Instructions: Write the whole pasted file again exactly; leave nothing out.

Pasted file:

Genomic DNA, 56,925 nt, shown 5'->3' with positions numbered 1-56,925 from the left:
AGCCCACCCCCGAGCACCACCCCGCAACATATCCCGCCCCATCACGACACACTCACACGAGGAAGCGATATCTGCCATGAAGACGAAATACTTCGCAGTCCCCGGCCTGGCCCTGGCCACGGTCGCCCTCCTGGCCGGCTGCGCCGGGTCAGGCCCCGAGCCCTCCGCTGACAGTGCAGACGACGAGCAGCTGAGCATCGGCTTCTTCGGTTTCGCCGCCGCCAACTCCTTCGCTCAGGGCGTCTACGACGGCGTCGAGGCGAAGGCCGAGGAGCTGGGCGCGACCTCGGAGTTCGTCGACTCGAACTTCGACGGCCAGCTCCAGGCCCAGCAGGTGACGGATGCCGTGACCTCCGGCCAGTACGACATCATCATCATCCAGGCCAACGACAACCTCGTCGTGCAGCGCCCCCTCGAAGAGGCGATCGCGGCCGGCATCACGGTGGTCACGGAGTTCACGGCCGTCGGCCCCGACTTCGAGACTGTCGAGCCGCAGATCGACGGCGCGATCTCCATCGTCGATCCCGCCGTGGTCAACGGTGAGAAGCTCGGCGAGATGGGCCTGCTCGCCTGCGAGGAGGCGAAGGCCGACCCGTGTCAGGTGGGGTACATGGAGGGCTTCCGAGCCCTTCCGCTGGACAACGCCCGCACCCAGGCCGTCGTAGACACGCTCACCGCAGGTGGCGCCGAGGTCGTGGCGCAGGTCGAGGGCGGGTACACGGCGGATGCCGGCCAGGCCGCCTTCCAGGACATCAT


Genomic DNA, 56,925 nt, shown 5'->3' with positions numbered 1-56,925 from the left:
AGCCCACCCCCGAGCACCACCCCGCAACATATCCCGCCCCATCACGACACACTCACACGAGGAAGCGATATCTGCCATGAAGACGAAATACTTCGCAGTCCCCGGCCTGGCCCTGGCCACGGTCGCCCTCCTGGCCGGCTGCGCCGGGTCAGGCCCCGAGCCCTCCGCTGACAGTGCAGACGACGAGCAGCTGAGCATCGGCTTCTTCGGTTTCGCCGCCGCCAACTCCTTCGCTCAGGGCGTCTACGACGGCGTCGAGGCGAAGGCCGAGGAGCTGGGCGCGACCTCGGAGTTCGTCGACTCGAACTTCGACGGCCAGCTCCAGGCCCAGCAGGTGACGGATGCCGTGACCTCCGGCCAGTACGACATCATCATCATCCAGGCCAACGACAACCTCGTCGTGCAGCGCCCCCTCGAAGAGGCGATCGCGGCCGGCATCACGGTGGTCACGGAGTTCACGGCCGTCGGCCCCGACTTCGAGACTGTCGAGCCGCAGATCGACGGCGCGATCTCCATCGTCGATCCCGCCGTGGTCAACGGTGAGAAGCTCGGCGAGATGGGCCTGCTCGCCTGCGAGGAGGCGAAGGCCGACCCGTGTCAGGTGGGGTACATGGAGGGCTTCCGAGCCCTTCCGCTGGACAACGCCCGCACCCAGGCCGTCGTAGACACGCTCACCGCAGGTGGCGCCGAGGTCGTGGCGCAGGTCGAGGGCGGGTACACGGCGGATGCCGGCCAGGCCGCCTTCCAGGACATCAT